Palestine

  • Crossing the Cyber Rubicon: Views from Both Sides of the River

    On the weekend of May 5, a month after a truce was agreed between Israel and Hamas forces in the Gaza Strip, violence again rose to levels not seen since 2014. Reports indicate that over 600 rockets were fired into Israel by Palestinian militants and were met by Israeli airstrikes on more than 300 targets. Upwards of twenty-three Palestinians and four Israelis were killed.

    But the headlines from the weekend—at least in cybersecurity circles—focused on a single strike by the Israel Defense Forces (IDF) against an office building in Hamas territory. According to a May 5 tweet from the IDF, after successfully preventing an alleged Hamas cyberattack against Israeli civilian targets, IDF forces targeted and destroyed the building housing Hamas’s cyber capability.


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  • What’s New, And What’s Not, in the Kushner Middle East Peace Plan

    On May 19, The White Houseannounced a “Peace to Prosperity” workshop to be held in Bahrain June 25-26 as the first step in its plan for peace between Israelis and Palestinians. The meeting was described as “a pivotal opportunity to convene government, civil society, and business leaders to share ideas, discuss strategies, and galvanize support for potential economic investments and initiatives that could be made possible by a peace agreement.” 


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  • Salam Fayyad quoted in Al-Monitor: The politics behind the visa denial for veteran Palestinian official


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  • Risking It All: The Palestinian Authority Faces Mounting Challenges

    The appointment of Mohammed Shtayyeh as head of a new Palestinian government on March 10 constitutes an overt attempt to consolidate Fatah’s dominance in the Palestinian political arena and, in the process, delegitimize rival party Hamas. Shtayyeh’s installation as prime minister, however, does not just further complicate reconciliation attempts between the two feuding political parties. Heightened tensions with Israel’s overtly right-wing government and economic hardship in the West Bank mean that Shtayyeh faces an almost impossible task.


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  • Charai in The Hill: There Could be a Turning Point in Israeli-Palestinian Peace Effort


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  • Expert Analysis on Jared Kushner’s Trip to the Middle East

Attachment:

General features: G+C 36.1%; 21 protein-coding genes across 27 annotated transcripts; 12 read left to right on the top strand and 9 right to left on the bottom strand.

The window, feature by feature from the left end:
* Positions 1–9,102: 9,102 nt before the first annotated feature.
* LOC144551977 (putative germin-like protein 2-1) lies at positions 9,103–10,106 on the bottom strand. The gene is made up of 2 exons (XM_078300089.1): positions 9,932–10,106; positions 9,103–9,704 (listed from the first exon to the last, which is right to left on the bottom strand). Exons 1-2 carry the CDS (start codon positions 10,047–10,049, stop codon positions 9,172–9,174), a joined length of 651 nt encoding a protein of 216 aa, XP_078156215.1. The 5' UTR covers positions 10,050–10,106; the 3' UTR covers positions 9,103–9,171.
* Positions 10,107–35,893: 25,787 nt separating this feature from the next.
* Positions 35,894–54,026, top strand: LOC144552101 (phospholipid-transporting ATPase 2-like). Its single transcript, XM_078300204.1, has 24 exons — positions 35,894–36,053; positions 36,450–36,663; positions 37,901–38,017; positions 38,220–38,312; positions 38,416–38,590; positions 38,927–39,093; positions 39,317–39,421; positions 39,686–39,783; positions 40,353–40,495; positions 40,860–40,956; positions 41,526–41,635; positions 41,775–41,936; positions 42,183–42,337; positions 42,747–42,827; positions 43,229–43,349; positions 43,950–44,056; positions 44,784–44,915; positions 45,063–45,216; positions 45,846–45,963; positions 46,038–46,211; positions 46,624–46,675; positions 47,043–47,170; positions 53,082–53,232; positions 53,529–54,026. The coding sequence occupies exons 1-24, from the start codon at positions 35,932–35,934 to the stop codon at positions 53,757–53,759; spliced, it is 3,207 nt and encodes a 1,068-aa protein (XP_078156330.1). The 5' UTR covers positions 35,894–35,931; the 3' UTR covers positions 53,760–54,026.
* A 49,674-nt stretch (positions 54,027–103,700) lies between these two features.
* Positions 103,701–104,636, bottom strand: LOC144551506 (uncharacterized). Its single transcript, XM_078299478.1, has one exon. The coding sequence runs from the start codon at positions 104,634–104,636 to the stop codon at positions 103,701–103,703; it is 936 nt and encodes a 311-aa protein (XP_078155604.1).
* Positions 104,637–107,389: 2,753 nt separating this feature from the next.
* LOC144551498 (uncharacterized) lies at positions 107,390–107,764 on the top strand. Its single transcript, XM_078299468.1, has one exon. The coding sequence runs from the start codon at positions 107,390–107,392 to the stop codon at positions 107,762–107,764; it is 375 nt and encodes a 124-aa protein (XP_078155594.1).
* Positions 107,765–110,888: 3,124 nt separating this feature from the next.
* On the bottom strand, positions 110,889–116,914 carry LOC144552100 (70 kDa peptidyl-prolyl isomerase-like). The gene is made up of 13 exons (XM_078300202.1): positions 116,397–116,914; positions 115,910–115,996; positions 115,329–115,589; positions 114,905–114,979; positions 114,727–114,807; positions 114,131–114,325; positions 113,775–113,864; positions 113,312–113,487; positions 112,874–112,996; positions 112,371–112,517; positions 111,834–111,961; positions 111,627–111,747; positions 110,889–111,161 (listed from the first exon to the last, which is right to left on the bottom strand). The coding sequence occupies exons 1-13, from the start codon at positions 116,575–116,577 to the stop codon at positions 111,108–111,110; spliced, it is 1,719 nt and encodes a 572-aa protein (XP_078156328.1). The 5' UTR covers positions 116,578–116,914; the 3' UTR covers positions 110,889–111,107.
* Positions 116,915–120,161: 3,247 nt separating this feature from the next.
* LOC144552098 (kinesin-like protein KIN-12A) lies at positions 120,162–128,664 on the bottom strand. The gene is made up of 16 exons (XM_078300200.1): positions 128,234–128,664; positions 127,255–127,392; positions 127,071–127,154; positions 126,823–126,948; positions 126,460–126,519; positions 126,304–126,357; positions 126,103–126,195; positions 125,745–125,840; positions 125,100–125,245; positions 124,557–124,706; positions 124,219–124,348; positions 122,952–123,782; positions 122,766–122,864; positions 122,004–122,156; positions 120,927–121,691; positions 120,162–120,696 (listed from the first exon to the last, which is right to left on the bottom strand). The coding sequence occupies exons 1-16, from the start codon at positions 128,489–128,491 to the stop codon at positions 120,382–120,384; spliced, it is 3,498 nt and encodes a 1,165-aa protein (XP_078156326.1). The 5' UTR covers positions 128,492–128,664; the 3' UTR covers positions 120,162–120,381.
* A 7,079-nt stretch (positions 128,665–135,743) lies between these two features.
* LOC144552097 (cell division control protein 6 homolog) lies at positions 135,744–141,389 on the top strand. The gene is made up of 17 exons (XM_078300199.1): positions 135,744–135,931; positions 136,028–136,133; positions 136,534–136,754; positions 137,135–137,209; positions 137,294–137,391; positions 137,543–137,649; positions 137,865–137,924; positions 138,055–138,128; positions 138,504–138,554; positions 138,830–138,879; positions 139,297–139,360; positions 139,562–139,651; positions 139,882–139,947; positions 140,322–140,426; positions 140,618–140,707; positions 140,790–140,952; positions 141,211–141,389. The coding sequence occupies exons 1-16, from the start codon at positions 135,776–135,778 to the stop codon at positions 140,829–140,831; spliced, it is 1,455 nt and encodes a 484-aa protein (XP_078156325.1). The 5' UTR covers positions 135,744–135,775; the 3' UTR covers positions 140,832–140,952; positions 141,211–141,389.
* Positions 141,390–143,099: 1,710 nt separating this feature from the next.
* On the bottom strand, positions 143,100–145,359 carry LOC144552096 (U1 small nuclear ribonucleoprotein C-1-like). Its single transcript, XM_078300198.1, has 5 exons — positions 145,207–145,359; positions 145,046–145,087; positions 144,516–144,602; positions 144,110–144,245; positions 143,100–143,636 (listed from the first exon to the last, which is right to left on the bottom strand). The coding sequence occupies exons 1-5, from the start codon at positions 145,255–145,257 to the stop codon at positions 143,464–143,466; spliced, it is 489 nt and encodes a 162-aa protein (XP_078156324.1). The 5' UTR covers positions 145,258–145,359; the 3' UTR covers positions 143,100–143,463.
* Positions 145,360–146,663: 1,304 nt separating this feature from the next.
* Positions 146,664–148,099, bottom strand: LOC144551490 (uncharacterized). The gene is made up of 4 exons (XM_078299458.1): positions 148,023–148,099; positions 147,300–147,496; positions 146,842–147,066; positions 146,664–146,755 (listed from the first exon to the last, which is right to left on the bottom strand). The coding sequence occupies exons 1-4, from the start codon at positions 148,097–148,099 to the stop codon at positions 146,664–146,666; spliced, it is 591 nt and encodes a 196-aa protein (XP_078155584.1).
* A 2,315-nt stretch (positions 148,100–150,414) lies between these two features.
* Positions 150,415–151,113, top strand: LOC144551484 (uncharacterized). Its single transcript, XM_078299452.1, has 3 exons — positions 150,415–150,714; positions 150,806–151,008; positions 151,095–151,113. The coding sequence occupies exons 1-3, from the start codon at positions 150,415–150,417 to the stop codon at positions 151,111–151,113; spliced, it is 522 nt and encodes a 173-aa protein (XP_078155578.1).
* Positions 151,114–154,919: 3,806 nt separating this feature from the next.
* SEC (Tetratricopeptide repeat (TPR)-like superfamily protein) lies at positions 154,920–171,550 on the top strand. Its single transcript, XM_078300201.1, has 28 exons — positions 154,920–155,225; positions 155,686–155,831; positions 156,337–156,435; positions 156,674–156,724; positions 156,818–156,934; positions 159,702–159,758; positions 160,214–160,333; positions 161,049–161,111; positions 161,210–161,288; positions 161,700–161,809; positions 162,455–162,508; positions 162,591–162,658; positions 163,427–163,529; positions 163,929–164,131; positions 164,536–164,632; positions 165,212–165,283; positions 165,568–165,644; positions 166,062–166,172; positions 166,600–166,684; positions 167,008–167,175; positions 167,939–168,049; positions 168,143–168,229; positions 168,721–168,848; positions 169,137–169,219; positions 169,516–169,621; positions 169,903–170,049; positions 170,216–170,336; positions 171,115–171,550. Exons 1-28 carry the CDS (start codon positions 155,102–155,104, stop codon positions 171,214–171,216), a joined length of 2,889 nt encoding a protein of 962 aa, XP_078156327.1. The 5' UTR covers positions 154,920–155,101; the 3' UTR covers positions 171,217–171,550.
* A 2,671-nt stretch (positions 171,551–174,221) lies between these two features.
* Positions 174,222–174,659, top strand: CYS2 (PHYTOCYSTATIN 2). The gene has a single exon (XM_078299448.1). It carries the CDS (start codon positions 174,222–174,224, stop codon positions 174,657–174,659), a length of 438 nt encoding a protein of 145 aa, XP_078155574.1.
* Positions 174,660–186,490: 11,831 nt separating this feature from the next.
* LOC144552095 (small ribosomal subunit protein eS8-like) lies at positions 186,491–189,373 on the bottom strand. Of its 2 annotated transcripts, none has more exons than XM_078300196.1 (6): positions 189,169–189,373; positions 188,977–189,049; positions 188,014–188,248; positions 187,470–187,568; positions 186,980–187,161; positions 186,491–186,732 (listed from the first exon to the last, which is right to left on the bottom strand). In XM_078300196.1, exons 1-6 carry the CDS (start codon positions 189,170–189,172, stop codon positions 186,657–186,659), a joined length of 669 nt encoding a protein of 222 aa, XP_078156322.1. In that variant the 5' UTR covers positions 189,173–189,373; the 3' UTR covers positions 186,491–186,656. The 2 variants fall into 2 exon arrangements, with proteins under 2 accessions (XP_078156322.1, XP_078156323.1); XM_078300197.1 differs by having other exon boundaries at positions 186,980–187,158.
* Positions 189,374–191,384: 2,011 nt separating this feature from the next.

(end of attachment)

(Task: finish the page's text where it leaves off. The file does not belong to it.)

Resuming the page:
Jared Kushner, senior adviser to the US President Donald Trump, is on his way to six countries in the Gulf states to discuss and present part of his long awaited Israel-Palestine peace process plan in private meetings with foreign diplomats. He is expected to visit Oman, Bahrain, Saudi Arabia, Qatar, United Arab Emirates, and Turkey over the next few days. While the plan is still held tightly secret, experts are speculating on the selection of countries Kushner is to visit and what that implies for the plan. Below are Atlantic Council’s Middle East experts analysis on the implications of this visit and what it means for the later unveiling in April this year.


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  • US Pressure on the Palestinians Must Not Come at the Cost of Security

    In a December 26, 2018, letter to US Secretary of State Mike Pompeo, Palestinian Authority Prime Minister Rami Hamdallah wrote that his government “no longer wishes to accept any form of assistance” from the United States as a consequence of new legislation—the Anti-Terrorism Clarification Act (ATCA)—that places entities receiving US financial assistance under the jurisdiction of US courts.

    Hamdallah’s decision, which will go into effect on January 31, shuts down one of the few remaining avenues of interaction between the United States and the Palestinian Authority.


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  • Violence Erupts Between Gaza and Israel

    A new round of violence has erupted in the Gaza Strip following an Israeli military raid on November 11 that killed a local Hamas commander. The undercover military operation by the Israel Defense Forces (IDF) took place in the Gaza Strip, a 141-square-mile territory on Israel’s southern border currently controlled by Hamas, which the United States, Israel, and the European Union categorize as a terrorist organization.

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  • Has Trump Shut the Door to Middle East Peace With Closure of Palestinian Office?

    US-Palestinian relationship is ‘broken,’ says former Palestinian Prime Minister Salam Fayyad


    The decision by US President Donald J. Trump’s administration to close the Washington office of the Palestine Liberation Organization (PLO) is a symptom of a “completely dysfunctional and broken relationship” between the United States and the Palestinians, says Salam Fayyad, a former prime minister of the Palestinian Authority who is currently a distinguished statesman at the Atlantic Council’s Scowcroft Center for Strategy and Security.

    The Trump administration’s decision was announced in a statement from the State Department as well as in remarks by senior administration officials on September 10.

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  • US Initiative Vital for Calming Israeli-Palestinian Tensions

    The death of at least sixty Palestinians during clashes with Israeli security forces at the Gaza border on May 14 was just the latest reminder of a crisis that has gradually worsened in the absence of diplomacy and progress toward improved political and economic conditions in the Palestinian territories. A US-led initiative is needed to prevent the situation from spiraling out of control.

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